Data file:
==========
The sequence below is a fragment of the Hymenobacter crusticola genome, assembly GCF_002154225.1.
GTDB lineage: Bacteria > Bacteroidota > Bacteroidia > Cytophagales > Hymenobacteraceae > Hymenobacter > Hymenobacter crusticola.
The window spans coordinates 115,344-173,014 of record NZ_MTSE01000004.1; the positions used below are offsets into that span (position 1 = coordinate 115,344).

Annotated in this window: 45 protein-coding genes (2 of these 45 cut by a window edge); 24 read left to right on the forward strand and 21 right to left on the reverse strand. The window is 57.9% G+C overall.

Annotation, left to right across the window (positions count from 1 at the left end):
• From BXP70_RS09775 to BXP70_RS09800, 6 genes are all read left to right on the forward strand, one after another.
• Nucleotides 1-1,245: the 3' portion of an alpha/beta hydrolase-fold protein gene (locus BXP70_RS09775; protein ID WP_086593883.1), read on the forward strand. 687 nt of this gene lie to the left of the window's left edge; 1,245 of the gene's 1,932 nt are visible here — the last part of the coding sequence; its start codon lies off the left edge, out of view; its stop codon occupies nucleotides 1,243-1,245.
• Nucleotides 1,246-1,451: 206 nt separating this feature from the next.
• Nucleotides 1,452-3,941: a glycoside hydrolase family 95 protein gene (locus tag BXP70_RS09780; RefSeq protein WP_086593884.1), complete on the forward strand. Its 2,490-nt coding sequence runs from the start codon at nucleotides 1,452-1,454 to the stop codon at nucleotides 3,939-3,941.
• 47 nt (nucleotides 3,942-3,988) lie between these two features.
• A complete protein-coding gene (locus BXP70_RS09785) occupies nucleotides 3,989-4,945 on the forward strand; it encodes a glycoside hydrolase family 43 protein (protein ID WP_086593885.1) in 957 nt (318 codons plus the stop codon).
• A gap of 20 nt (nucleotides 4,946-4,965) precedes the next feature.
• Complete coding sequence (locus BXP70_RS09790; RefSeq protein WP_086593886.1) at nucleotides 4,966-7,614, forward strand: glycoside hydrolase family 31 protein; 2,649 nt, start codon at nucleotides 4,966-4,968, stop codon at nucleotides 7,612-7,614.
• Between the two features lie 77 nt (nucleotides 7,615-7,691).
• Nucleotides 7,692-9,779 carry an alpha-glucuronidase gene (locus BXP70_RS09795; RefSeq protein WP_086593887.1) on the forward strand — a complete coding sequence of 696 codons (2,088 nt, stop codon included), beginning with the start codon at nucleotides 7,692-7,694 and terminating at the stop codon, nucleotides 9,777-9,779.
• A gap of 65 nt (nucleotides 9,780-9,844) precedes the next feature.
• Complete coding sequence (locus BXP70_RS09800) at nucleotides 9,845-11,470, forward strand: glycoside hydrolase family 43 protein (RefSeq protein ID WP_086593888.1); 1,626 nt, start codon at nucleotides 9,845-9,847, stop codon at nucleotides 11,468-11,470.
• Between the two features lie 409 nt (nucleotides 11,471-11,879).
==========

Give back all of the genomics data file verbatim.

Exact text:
The sequence below is a fragment of the Hymenobacter crusticola genome, assembly GCF_002154225.1.
GTDB lineage: Bacteria > Bacteroidota > Bacteroidia > Cytophagales > Hymenobacteraceae > Hymenobacter > Hymenobacter crusticola.
The window spans coordinates 115,344-173,014 of record NZ_MTSE01000004.1; the positions used below are offsets into that span (position 1 = coordinate 115,344).

Annotated in this window: 45 protein-coding genes (2 of these 45 cut by a window edge); 24 read left to right on the forward strand and 21 right to left on the reverse strand. The window is 57.9% G+C overall.

Annotation, left to right across the window (positions count from 1 at the left end):
• From BXP70_RS09775 to BXP70_RS09800, 6 genes are all read left to right on the forward strand, one after another.
• Nucleotides 1-1,245: the 3' portion of an alpha/beta hydrolase-fold protein gene (locus BXP70_RS09775; protein ID WP_086593883.1), read on the forward strand. 687 nt of this gene lie to the left of the window's left edge; 1,245 of the gene's 1,932 nt are visible here — the last part of the coding sequence; its start codon lies off the left edge, out of view; its stop codon occupies nucleotides 1,243-1,245.
• Nucleotides 1,246-1,451: 206 nt separating this feature from the next.
• Nucleotides 1,452-3,941: a glycoside hydrolase family 95 protein gene (locus tag BXP70_RS09780; RefSeq protein WP_086593884.1), complete on the forward strand. Its 2,490-nt coding sequence runs from the start codon at nucleotides 1,452-1,454 to the stop codon at nucleotides 3,939-3,941.
• 47 nt (nucleotides 3,942-3,988) lie between these two features.
• A complete protein-coding gene (locus BXP70_RS09785) occupies nucleotides 3,989-4,945 on the forward strand; it encodes a glycoside hydrolase family 43 protein (protein ID WP_086593885.1) in 957 nt (318 codons plus the stop codon).
• A gap of 20 nt (nucleotides 4,946-4,965) precedes the next feature.
• Complete coding sequence (locus BXP70_RS09790; RefSeq protein WP_086593886.1) at nucleotides 4,966-7,614, forward strand: glycoside hydrolase family 31 protein; 2,649 nt, start codon at nucleotides 4,966-4,968, stop codon at nucleotides 7,612-7,614.
• Between the two features lie 77 nt (nucleotides 7,615-7,691).
• Nucleotides 7,692-9,779 carry an alpha-glucuronidase gene (locus BXP70_RS09795; RefSeq protein WP_086593887.1) on the forward strand — a complete coding sequence of 696 codons (2,088 nt, stop codon included), beginning with the start codon at nucleotides 7,692-7,694 and terminating at the stop codon, nucleotides 9,777-9,779.
• A gap of 65 nt (nucleotides 9,780-9,844) precedes the next feature.
• Complete coding sequence (locus BXP70_RS09800) at nucleotides 9,845-11,470, forward strand: glycoside hydrolase family 43 protein (RefSeq protein ID WP_086593888.1); 1,626 nt, start codon at nucleotides 9,845-9,847, stop codon at nucleotides 11,468-11,470.
• Between the two features lie 409 nt (nucleotides 11,471-11,879).